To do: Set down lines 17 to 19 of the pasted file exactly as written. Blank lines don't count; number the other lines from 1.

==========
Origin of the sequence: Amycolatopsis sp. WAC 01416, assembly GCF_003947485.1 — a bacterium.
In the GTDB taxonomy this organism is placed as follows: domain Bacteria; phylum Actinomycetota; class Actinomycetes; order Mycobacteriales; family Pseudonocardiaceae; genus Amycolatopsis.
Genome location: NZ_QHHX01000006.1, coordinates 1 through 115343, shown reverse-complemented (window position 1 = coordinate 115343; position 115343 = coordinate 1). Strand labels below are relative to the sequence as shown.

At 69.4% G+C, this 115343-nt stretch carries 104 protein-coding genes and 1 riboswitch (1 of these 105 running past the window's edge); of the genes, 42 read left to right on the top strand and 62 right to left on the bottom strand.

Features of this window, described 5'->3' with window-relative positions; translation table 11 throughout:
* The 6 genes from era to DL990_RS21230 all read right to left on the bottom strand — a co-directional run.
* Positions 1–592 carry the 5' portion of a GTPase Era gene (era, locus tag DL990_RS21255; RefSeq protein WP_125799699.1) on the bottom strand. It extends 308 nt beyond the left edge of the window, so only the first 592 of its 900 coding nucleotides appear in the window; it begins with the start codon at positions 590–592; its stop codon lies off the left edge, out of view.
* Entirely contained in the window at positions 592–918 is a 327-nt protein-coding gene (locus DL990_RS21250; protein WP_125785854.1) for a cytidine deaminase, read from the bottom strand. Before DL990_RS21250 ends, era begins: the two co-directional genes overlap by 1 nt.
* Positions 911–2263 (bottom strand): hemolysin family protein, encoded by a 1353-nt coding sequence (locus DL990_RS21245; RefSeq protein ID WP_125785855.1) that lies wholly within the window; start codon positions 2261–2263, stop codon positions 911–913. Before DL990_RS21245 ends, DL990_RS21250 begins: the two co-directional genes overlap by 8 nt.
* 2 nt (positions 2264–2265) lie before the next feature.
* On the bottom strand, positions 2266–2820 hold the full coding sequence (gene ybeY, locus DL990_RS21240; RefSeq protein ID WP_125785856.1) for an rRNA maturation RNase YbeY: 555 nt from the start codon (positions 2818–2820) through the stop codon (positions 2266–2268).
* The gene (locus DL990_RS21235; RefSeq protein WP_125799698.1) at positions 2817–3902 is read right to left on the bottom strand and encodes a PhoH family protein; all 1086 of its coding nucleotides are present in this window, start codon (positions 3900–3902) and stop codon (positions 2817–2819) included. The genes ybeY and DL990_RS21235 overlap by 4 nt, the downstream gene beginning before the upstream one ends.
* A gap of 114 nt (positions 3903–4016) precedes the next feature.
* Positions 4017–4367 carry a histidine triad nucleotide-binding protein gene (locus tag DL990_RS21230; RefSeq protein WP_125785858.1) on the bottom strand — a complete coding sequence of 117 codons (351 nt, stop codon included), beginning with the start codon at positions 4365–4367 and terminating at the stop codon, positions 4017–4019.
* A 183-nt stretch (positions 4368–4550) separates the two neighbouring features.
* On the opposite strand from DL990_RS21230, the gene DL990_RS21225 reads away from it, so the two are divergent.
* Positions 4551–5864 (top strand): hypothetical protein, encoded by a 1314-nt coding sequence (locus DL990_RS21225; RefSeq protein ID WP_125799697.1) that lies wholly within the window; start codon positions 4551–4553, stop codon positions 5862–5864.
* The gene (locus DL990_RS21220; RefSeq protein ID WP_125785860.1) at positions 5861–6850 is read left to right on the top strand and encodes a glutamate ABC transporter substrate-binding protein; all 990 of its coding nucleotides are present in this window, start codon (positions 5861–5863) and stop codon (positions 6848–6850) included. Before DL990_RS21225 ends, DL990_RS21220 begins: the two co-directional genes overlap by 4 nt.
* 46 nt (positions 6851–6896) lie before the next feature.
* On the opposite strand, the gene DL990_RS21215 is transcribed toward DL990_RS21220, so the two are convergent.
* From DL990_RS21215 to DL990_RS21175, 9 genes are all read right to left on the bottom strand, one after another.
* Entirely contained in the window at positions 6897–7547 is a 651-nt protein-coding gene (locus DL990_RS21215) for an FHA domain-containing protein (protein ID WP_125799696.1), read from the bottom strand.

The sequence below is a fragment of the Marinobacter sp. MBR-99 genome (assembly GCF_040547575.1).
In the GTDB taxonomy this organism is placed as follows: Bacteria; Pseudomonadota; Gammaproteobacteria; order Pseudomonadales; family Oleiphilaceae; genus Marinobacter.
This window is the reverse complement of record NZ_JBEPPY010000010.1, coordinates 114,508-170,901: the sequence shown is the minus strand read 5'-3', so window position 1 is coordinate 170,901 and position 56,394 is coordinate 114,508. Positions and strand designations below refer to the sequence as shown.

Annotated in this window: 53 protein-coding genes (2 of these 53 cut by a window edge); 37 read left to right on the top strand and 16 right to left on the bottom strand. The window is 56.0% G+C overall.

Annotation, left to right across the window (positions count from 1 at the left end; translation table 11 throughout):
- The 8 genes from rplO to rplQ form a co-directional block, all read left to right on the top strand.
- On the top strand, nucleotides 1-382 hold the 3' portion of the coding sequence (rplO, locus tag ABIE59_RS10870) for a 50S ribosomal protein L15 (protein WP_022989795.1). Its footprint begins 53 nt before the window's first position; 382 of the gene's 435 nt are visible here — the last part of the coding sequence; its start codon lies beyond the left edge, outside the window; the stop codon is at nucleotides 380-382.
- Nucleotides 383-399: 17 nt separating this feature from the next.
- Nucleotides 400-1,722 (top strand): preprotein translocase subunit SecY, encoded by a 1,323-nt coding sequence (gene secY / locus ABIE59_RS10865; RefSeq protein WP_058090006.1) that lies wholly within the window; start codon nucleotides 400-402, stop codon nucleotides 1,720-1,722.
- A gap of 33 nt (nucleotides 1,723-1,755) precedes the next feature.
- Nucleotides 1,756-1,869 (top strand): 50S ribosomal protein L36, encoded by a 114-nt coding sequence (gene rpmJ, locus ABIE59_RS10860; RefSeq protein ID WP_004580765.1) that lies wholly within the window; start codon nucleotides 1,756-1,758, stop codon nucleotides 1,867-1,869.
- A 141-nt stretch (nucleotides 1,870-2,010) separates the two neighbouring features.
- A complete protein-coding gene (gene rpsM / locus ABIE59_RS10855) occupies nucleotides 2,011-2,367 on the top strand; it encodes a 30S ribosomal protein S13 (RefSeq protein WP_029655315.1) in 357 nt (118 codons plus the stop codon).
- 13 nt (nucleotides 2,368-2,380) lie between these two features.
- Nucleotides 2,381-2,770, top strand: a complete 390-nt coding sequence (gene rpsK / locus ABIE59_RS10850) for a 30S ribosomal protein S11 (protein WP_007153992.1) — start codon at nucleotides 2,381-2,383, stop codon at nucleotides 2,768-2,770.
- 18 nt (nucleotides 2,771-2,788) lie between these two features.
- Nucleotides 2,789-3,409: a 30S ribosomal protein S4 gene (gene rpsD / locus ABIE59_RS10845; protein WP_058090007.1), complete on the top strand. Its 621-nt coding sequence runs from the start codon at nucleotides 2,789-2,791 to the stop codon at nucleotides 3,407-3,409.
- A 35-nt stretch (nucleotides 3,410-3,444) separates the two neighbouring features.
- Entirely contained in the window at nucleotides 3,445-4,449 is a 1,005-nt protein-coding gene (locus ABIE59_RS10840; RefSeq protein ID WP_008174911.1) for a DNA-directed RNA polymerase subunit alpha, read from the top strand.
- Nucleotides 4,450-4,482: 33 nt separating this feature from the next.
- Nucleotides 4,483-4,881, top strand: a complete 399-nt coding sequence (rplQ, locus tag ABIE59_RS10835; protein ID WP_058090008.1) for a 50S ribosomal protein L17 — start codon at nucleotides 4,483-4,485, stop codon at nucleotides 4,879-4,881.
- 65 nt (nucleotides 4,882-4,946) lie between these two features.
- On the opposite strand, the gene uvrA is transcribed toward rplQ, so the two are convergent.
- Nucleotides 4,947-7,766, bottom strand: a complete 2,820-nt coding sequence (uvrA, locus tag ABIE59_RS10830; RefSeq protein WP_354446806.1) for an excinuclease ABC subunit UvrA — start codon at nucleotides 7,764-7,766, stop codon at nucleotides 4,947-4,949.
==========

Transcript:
* Positions 4551–5864 (top strand): hypothetical protein, encoded by a 1314-nt coding sequence (locus DL990_RS21225; RefSeq protein ID WP_125799697.1) that lies wholly within the window; start codon positions 4551–4553, stop codon positions 5862–5864.
* The gene (locus DL990_RS21220; RefSeq protein ID WP_125785860.1) at positions 5861–6850 is read left to right on the top strand and encodes a glutamate ABC transporter substrate-binding protein; all 990 of its coding nucleotides are present in this window, start codon (positions 5861–5863) and stop codon (positions 6848–6850) included. Before DL990_RS21225 ends, DL990_RS21220 begins: the two co-directional genes overlap by 4 nt.
* 46 nt (positions 6851–6896) lie before the next feature.